Cardiac-Specific Deletion of Acetyl CoA Carboxylase 2 (ACC2) Prevents Metabolic Remodeling During Pressure-Overload Hypertrophy
Rationale: Decreased fatty acid oxidation (FAO) with increased reliance on glucose are hallmarks of metabolic remodeling that occurs in pathological cardiac hypertrophy and is associated with decreased myocardial energetics and impaired cardiac function. To date, it has not been tested whether prevention of the metabolic switch that occurs during the development of cardiac hypertrophy has unequivocal benefits on cardiac function and energetics.
Objective: Since malonyl CoA production via acetyl CoA carboxylase 2 (ACC2) inhibits mitochondrial fatty acid transport, we hypothesized that mice with a cardiac-specific deletion of ACC2 (ACC2H-/-) would maintain cardiac fatty acid oxidation (FAO) and improve function and energetics during the development of pressure-overload hypertrophy.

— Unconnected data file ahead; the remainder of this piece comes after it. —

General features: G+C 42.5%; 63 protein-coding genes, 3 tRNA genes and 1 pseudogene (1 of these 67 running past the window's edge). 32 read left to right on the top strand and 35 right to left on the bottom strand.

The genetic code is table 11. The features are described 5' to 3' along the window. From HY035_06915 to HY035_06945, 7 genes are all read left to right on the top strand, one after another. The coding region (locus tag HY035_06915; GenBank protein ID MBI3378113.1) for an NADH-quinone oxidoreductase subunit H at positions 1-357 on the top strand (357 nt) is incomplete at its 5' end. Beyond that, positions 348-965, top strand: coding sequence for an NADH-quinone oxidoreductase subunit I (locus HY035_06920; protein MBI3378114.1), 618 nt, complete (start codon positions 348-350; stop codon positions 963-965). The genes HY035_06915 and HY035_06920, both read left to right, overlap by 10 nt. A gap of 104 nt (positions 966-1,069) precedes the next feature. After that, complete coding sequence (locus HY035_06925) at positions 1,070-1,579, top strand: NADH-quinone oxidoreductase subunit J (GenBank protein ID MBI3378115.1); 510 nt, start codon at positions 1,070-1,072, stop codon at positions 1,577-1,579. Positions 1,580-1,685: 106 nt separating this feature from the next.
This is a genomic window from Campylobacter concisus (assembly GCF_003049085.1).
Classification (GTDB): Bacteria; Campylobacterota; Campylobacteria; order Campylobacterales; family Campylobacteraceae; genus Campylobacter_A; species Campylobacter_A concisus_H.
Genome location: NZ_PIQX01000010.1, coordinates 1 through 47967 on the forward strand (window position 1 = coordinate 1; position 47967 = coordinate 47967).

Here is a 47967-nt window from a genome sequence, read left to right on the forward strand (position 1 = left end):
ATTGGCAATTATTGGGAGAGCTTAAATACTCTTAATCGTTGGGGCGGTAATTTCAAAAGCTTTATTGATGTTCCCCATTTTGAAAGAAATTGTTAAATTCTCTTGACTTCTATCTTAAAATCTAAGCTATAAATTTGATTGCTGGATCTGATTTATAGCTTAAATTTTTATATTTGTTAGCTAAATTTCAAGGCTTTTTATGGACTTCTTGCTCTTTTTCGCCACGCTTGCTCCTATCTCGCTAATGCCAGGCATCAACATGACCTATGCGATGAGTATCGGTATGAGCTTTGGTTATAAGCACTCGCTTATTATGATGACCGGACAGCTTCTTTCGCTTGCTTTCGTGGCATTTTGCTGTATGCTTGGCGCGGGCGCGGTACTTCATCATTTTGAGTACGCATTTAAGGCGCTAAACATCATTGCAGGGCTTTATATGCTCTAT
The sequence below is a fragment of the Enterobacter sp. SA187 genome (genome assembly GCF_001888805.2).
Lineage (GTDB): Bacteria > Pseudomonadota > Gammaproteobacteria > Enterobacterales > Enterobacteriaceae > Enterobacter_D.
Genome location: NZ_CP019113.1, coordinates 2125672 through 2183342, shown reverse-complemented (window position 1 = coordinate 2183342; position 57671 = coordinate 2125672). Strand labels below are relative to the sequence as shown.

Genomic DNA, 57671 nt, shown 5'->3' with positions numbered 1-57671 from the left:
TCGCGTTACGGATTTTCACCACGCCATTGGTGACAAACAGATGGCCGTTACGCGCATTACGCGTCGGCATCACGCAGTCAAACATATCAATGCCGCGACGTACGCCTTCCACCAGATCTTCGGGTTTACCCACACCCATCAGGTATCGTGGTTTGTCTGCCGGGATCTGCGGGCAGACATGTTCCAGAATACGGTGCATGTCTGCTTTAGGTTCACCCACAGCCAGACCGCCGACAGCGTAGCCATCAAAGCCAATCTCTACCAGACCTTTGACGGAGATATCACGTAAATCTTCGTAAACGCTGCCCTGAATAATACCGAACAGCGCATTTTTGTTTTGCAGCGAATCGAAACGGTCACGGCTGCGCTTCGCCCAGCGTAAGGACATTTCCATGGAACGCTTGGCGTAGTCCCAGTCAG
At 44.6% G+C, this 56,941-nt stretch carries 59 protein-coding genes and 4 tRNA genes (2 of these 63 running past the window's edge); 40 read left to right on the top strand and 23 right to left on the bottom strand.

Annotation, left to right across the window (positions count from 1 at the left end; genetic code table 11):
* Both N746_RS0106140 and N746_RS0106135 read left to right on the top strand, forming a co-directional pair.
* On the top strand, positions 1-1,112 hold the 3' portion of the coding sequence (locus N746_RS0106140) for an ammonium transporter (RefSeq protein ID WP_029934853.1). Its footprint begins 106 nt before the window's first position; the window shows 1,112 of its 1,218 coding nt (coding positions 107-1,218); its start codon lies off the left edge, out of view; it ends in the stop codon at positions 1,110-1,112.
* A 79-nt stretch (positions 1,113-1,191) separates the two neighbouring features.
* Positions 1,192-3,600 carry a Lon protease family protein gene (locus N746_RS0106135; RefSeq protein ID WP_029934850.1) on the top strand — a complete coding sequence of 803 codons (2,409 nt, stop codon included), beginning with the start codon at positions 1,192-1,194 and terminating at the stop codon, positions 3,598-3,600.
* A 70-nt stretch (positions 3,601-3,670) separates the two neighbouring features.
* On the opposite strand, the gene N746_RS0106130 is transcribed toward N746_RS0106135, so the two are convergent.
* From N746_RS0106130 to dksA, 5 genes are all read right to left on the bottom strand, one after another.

Methods and Results: ACC2 deletion led to a significant reduction in cardiac malonyl CoA levels. In isolated perfused heart experiments, left ventricular (LV) function and oxygen consumption were similiar in ACC2H-/- mice despite an ~60% increase in FAO compared to controls (CON). After 8 weeks of pressure-overload via transverse aortic constriction (TAC), ACC2H-/- mice exhibited a substrate utilization profile similar to sham animals while CON-TAC hearts had decreased FAO with increased glycolysis and anaplerosis. Myocardial energetics, assessed by 31P NMR spectroscopy, and cardiac function were maintained in ACC2H-/- after 8 weeks of TAC. Furthermore, ACC2H-/--TAC demonstrated an attenuation of cardiac hypertrophy with a significant reduction in fibrosis relative to CON-TAC.
Conclusions: These data suggest that reversion to the fetal metabolic profile in chronic pathological hypertrophy is associated with impaired myocardial function and energetics and maintenance of the inherent cardiac metabolic profile and mitochondrial oxidative capacity is a viable therapeutic strategy.
- Cardiac contractility and energetics
- Cardiac hypertrophy
- Cardiac metabolism
- Cardiovascular physiology
- Received February 28, 2012.
- Accepted June 22, 2012.
- Copyright © 2012, American Heart Association